CDOT brainstorming how to cut traffic on I-70 mountain corridor

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IDAHO SPRINGS, Colo. -- Major changes are in the works for the Interstate 70 mountain corridor near Idaho Springs.

The 14-mile stretch of highway is one of Colorado’s most congested. At Floyd Hill, the westbound side goes from three lanes to two. And as more people move to Colorado, the lanes are bursting at the seams.

“We see traffic delays up to two hours. Sometimes more,” Colorado Department of Transportation spokeswoman Stacia Sellers said.

The stretch between Floyd Hill and the Empire exit also sees more crashes than other parts of I-70, especially during peak travel on Friday afternoons and Saturday mornings.

Aside from traffic concerns, the bottleneck is negatively impacting tourism and the local economy in towns such as Idaho Springs. Residents are also being stranded during gridlock, unable to freely drive through their communities.

“There is no concrete solution right now. We do know that we are going to do westbound improvements eventually,” Sellers said.

CDOT’s earliest plans for construction are still three to four years away. However, Tuesday night it took a big step toward that direction.

“We’ve invited the community to come join us so we can hear their input and also put to rest some community concerns before moving forward,” Sellers said.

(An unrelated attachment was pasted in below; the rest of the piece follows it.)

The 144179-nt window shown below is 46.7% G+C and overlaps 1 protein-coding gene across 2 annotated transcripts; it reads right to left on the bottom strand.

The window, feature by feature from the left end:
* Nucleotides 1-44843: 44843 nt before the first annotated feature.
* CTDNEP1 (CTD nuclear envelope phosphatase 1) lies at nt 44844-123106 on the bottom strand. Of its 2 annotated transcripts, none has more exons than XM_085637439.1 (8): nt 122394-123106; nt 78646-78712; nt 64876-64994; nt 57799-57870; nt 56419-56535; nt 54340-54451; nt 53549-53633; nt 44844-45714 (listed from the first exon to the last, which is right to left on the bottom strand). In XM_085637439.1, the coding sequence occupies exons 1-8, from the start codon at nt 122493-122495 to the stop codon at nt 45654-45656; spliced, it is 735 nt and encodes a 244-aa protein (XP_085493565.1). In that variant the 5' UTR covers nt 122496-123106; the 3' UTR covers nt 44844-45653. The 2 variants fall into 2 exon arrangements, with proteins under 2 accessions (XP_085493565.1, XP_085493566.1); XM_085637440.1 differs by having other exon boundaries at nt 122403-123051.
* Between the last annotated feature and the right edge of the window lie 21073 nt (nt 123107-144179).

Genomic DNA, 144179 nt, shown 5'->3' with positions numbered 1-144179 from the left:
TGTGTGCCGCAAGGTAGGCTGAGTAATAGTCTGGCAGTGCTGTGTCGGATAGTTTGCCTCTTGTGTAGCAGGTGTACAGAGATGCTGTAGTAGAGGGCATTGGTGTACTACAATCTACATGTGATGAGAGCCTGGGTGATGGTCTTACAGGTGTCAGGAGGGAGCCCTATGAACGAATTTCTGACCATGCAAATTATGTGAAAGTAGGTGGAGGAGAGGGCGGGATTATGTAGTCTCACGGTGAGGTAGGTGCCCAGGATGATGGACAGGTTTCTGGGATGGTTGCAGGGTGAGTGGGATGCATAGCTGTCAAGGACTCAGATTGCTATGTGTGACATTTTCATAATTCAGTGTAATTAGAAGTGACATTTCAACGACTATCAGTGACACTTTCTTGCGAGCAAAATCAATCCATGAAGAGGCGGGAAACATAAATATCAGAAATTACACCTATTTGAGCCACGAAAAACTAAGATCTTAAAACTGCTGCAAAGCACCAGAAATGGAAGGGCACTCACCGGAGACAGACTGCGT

“It’s pretty exciting,” Floyd Hill resident Ron Barta said. "I’m looking forward to seeing it developed.”

Barta believes the best way to relieve congestion is to incorporate a permanent third lane in the project corridor.

According to CDOT, the most plausible idea is to install an express toll lane, similar to the one it completed in the eastbound lanes in 2015.

“If we can keep three lanes all the way, that’s going to be very helpful,” Barta said.

Other ideas for improvement include adding a frontage road between Idaho Springs and U.S. 6 and making improvements to interchanges throughout the corridor.

CDOT is still looking for ideas from the public to improve traffic flow in areas it might not have addressed.

There is no estimated cost of the project because CDOT has not decided what improvements it will make.

There will be another public meeting in the summer followed by a design period. CDOT is expected to begin construction in three to four years, depending on when it can secure funding.

“We know there are going to be problems in the construction, but it’ll really benefit everybody,” Barta said.

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